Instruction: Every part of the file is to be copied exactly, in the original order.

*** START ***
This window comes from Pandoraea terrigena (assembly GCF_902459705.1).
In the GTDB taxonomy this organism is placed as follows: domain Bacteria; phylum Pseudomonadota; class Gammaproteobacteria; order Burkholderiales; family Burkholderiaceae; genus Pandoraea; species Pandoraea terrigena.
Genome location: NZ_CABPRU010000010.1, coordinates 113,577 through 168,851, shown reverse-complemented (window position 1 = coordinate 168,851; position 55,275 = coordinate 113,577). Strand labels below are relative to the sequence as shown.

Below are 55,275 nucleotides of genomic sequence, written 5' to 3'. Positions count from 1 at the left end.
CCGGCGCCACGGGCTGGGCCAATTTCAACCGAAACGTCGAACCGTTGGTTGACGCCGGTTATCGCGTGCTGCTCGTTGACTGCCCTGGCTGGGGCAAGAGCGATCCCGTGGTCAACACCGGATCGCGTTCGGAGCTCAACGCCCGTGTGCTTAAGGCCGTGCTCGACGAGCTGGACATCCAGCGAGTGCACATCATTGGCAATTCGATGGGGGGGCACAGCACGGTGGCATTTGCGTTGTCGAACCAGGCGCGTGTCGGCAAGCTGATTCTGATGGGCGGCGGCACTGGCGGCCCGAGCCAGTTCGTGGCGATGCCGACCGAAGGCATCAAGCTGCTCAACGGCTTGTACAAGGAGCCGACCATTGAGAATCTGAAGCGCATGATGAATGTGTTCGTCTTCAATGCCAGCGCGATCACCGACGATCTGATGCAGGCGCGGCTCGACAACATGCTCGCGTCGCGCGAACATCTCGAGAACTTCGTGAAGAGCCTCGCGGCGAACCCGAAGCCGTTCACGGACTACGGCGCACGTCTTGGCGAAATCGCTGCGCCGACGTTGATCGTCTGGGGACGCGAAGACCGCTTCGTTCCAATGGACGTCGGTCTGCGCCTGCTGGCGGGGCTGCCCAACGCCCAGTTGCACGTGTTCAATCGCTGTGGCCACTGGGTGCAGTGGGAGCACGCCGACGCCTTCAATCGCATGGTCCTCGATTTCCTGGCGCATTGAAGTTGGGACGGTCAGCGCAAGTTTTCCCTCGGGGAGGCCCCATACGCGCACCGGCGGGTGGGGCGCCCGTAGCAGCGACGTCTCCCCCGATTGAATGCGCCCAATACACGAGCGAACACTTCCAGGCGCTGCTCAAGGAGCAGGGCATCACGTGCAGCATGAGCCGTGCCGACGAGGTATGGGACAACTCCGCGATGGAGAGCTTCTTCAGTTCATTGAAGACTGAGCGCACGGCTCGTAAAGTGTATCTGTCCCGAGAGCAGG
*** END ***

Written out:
This window comes from Pandoraea terrigena (assembly GCF_902459705.1).
In the GTDB taxonomy this organism is placed as follows: domain Bacteria; phylum Pseudomonadota; class Gammaproteobacteria; order Burkholderiales; family Burkholderiaceae; genus Pandoraea; species Pandoraea terrigena.
Genome location: NZ_CABPRU010000010.1, coordinates 113,577 through 168,851, shown reverse-complemented (window position 1 = coordinate 168,851; position 55,275 = coordinate 113,577). Strand labels below are relative to the sequence as shown.

Below are 55,275 nucleotides of genomic sequence, written 5' to 3'. Positions count from 1 at the left end.
CCGGCGCCACGGGCTGGGCCAATTTCAACCGAAACGTCGAACCGTTGGTTGACGCCGGTTATCGCGTGCTGCTCGTTGACTGCCCTGGCTGGGGCAAGAGCGATCCCGTGGTCAACACCGGATCGCGTTCGGAGCTCAACGCCCGTGTGCTTAAGGCCGTGCTCGACGAGCTGGACATCCAGCGAGTGCACATCATTGGCAATTCGATGGGGGGGCACAGCACGGTGGCATTTGCGTTGTCGAACCAGGCGCGTGTCGGCAAGCTGATTCTGATGGGCGGCGGCACTGGCGGCCCGAGCCAGTTCGTGGCGATGCCGACCGAAGGCATCAAGCTGCTCAACGGCTTGTACAAGGAGCCGACCATTGAGAATCTGAAGCGCATGATGAATGTGTTCGTCTTCAATGCCAGCGCGATCACCGACGATCTGATGCAGGCGCGGCTCGACAACATGCTCGCGTCGCGCGAACATCTCGAGAACTTCGTGAAGAGCCTCGCGGCGAACCCGAAGCCGTTCACGGACTACGGCGCACGTCTTGGCGAAATCGCTGCGCCGACGTTGATCGTCTGGGGACGCGAAGACCGCTTCGTTCCAATGGACGTCGGTCTGCGCCTGCTGGCGGGGCTGCCCAACGCCCAGTTGCACGTGTTCAATCGCTGTGGCCACTGGGTGCAGTGGGAGCACGCCGACGCCTTCAATCGCATGGTCCTCGATTTCCTGGCGCATTGAAGTTGGGACGGTCAGCGCAAGTTTTCCCTCGGGGAGGCCCCATACGCGCACCGGCGGGTGGGGCGCCCGTAGCAGCGACGTCTCCCCCGATTGAATGCGCCCAATACACGAGCGAACACTTCCAGGCGCTGCTCAAGGAGCAGGGCATCACGTGCAGCATGAGCCGTGCCGACGAGGTATGGGACAACTCCGCGATGGAGAGCTTCTTCAGTTCATTGAAGACTGAGCGCACGGCTCGTAAAGTGTATCTGTCCCGAGAGCAGG